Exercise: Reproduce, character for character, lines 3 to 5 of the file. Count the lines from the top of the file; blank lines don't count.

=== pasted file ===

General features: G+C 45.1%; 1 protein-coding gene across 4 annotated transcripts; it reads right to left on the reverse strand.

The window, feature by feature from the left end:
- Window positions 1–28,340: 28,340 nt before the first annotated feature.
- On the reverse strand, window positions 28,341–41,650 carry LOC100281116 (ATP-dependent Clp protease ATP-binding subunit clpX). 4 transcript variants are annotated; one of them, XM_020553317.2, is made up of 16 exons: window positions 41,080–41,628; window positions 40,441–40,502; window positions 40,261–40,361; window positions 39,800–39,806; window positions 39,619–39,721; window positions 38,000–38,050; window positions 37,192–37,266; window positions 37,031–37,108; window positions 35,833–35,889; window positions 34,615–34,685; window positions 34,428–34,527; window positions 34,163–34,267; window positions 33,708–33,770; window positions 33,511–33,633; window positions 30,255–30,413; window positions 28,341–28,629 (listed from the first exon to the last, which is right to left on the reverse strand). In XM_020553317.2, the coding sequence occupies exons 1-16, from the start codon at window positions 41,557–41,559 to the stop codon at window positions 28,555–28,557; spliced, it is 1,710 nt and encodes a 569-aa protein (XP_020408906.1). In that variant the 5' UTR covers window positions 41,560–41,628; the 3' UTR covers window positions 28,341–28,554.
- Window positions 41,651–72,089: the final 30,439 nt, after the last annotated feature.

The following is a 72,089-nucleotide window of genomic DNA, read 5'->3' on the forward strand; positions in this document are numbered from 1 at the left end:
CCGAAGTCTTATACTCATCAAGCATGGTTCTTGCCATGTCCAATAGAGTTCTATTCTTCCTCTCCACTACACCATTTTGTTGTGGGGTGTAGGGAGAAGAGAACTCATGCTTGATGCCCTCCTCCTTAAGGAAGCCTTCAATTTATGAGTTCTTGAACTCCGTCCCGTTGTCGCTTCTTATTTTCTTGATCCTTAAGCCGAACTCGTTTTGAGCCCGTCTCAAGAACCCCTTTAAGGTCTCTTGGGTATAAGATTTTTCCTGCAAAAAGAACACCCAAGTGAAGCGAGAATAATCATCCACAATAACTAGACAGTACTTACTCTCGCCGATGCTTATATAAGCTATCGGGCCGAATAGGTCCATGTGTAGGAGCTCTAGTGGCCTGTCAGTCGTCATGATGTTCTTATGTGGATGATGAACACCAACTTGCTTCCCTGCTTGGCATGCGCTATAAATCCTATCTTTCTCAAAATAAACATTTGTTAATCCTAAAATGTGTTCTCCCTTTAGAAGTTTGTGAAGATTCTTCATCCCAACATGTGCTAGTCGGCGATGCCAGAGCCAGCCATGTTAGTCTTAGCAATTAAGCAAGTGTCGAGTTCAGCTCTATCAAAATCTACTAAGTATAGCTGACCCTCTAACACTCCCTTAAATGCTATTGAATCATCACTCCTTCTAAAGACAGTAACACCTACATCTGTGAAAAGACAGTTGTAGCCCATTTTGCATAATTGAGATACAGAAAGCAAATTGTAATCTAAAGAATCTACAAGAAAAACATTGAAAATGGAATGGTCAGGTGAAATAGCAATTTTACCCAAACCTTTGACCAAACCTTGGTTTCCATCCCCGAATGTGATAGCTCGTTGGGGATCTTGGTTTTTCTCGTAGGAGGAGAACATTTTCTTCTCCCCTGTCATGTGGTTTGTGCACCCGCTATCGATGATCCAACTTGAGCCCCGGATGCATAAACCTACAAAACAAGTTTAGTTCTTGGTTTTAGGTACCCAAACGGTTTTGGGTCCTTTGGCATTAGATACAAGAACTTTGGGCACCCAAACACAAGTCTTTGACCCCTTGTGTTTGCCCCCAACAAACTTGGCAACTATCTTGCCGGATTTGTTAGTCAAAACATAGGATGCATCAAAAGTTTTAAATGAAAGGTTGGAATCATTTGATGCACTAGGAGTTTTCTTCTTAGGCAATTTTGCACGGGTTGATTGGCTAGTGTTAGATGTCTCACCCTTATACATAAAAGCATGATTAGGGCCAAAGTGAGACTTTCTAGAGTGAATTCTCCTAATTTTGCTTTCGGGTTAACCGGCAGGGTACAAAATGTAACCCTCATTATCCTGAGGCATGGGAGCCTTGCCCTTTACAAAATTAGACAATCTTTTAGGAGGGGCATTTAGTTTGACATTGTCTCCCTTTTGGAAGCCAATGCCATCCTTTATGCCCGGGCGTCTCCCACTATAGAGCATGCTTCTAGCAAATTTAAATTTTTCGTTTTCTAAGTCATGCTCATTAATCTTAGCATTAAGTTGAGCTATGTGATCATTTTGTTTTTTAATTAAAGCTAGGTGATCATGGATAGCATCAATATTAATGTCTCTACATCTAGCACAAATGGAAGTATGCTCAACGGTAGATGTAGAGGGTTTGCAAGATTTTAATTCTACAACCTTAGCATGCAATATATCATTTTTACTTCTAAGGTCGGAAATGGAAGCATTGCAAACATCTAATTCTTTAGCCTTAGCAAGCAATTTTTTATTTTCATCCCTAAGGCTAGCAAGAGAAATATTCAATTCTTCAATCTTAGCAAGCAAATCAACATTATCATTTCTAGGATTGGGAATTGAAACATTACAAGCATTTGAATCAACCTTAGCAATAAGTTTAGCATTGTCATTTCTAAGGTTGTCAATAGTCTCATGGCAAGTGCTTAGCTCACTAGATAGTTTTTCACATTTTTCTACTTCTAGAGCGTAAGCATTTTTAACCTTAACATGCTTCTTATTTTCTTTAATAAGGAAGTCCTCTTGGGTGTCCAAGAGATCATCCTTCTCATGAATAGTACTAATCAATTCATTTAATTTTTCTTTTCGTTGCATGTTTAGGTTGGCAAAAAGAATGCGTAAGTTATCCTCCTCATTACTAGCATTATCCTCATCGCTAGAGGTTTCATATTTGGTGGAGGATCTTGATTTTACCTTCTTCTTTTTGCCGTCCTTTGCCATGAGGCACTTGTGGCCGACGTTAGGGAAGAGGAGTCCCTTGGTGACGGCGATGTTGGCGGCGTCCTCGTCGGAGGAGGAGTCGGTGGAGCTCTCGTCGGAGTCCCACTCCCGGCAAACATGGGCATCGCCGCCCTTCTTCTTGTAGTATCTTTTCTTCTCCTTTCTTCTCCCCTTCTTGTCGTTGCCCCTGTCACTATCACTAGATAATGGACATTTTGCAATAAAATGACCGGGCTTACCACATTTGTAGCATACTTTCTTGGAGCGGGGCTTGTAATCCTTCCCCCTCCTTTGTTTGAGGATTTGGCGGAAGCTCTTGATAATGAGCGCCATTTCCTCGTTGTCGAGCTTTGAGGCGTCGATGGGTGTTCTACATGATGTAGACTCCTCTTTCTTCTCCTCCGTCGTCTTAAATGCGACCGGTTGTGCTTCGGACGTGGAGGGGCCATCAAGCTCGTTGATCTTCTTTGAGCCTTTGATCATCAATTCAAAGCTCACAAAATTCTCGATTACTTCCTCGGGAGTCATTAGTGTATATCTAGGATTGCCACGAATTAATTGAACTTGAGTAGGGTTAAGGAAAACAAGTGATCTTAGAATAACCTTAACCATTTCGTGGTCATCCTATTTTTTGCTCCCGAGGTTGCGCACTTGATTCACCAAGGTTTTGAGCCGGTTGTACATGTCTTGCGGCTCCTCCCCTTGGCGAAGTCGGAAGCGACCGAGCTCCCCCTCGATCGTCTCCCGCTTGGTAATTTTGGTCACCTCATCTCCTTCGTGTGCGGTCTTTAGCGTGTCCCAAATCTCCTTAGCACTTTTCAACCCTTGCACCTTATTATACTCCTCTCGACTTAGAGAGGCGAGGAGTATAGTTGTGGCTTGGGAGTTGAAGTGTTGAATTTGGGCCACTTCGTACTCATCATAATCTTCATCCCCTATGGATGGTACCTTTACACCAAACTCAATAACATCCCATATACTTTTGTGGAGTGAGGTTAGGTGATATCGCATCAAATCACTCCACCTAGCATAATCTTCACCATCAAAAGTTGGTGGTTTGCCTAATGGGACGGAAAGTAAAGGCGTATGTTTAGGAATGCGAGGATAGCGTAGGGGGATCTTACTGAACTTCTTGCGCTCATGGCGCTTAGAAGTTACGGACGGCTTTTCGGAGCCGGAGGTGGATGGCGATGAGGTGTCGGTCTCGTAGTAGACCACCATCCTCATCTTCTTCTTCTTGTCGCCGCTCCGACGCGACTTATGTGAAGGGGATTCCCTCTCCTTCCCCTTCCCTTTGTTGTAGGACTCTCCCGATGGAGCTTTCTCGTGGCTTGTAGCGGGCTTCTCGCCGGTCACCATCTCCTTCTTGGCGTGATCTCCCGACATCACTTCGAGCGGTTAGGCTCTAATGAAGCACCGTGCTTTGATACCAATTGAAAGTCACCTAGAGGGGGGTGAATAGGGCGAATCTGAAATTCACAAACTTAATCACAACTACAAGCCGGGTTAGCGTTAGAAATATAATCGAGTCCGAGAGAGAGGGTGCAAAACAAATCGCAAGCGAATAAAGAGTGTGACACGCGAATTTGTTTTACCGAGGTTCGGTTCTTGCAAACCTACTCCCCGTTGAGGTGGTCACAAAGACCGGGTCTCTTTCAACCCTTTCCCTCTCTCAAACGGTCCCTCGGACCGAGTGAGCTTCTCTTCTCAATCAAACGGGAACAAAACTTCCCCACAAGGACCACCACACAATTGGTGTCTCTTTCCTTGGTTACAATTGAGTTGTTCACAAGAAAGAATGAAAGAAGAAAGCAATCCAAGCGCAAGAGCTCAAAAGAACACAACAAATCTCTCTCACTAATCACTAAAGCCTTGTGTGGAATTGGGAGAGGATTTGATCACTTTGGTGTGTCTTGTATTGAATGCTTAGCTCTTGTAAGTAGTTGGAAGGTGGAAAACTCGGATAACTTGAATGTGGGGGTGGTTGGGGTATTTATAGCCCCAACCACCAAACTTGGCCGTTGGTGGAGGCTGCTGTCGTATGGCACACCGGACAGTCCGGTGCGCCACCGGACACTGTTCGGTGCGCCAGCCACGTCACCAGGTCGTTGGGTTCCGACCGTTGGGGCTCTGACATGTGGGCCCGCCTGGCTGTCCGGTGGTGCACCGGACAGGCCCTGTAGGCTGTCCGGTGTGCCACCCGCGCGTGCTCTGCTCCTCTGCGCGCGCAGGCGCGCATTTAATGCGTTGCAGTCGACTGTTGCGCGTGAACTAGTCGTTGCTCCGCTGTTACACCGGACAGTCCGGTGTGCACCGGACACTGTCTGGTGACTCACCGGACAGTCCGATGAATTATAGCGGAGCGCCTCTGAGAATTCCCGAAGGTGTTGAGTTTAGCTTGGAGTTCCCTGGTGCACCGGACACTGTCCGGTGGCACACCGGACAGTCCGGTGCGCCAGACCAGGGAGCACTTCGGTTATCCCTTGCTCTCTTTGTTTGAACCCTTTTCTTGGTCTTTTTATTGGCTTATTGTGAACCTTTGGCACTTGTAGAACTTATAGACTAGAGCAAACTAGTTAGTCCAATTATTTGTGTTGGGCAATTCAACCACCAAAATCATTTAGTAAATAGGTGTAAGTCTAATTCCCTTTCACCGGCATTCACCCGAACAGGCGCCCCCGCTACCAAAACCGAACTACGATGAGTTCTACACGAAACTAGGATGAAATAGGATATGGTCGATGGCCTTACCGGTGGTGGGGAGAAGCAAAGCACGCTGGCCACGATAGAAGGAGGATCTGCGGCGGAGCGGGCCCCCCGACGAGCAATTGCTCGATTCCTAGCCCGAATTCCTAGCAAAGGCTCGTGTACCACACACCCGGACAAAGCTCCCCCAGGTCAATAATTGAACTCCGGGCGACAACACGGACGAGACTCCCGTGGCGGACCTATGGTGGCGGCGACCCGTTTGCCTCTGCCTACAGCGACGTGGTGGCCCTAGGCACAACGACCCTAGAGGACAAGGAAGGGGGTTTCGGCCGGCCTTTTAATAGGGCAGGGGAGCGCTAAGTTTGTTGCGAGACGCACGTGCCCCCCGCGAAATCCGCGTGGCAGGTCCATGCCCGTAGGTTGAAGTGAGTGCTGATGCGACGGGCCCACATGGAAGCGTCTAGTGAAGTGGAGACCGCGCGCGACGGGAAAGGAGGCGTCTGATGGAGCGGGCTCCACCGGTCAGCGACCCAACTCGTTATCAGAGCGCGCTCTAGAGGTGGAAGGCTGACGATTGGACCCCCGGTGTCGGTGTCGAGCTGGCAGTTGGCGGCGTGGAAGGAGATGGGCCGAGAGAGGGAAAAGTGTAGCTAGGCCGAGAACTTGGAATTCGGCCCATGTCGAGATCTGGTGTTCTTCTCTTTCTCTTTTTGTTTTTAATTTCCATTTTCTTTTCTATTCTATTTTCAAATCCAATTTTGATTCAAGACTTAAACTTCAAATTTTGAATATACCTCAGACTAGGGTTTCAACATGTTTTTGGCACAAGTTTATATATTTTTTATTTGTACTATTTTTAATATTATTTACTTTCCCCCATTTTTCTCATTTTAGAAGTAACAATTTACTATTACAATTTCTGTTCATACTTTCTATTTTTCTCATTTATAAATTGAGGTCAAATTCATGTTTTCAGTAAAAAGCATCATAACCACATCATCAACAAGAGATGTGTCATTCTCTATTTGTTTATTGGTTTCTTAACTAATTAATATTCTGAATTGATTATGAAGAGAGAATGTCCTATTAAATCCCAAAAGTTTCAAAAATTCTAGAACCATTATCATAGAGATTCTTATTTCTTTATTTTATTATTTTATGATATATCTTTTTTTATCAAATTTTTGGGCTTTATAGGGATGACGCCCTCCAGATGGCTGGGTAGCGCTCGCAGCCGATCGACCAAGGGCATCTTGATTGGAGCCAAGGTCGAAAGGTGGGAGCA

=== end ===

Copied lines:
- Window positions 1–28,340: 28,340 nt before the first annotated feature.
- On the reverse strand, window positions 28,341–41,650 carry LOC100281116 (ATP-dependent Clp protease ATP-binding subunit clpX). 4 transcript variants are annotated; one of them, XM_020553317.2, is made up of 16 exons: window positions 41,080–41,628; window positions 40,441–40,502; window positions 40,261–40,361; window positions 39,800–39,806; window positions 39,619–39,721; window positions 38,000–38,050; window positions 37,192–37,266; window positions 37,031–37,108; window positions 35,833–35,889; window positions 34,615–34,685; window positions 34,428–34,527; window positions 34,163–34,267; window positions 33,708–33,770; window positions 33,511–33,633; window positions 30,255–30,413; window positions 28,341–28,629 (listed from the first exon to the last, which is right to left on the reverse strand). In XM_020553317.2, the coding sequence occupies exons 1-16, from the start codon at window positions 41,557–41,559 to the stop codon at window positions 28,555–28,557; spliced, it is 1,710 nt and encodes a 569-aa protein (XP_020408906.1). In that variant the 5' UTR covers window positions 41,560–41,628; the 3' UTR covers window positions 28,341–28,554.
- Window positions 41,651–72,089: the final 30,439 nt, after the last annotated feature.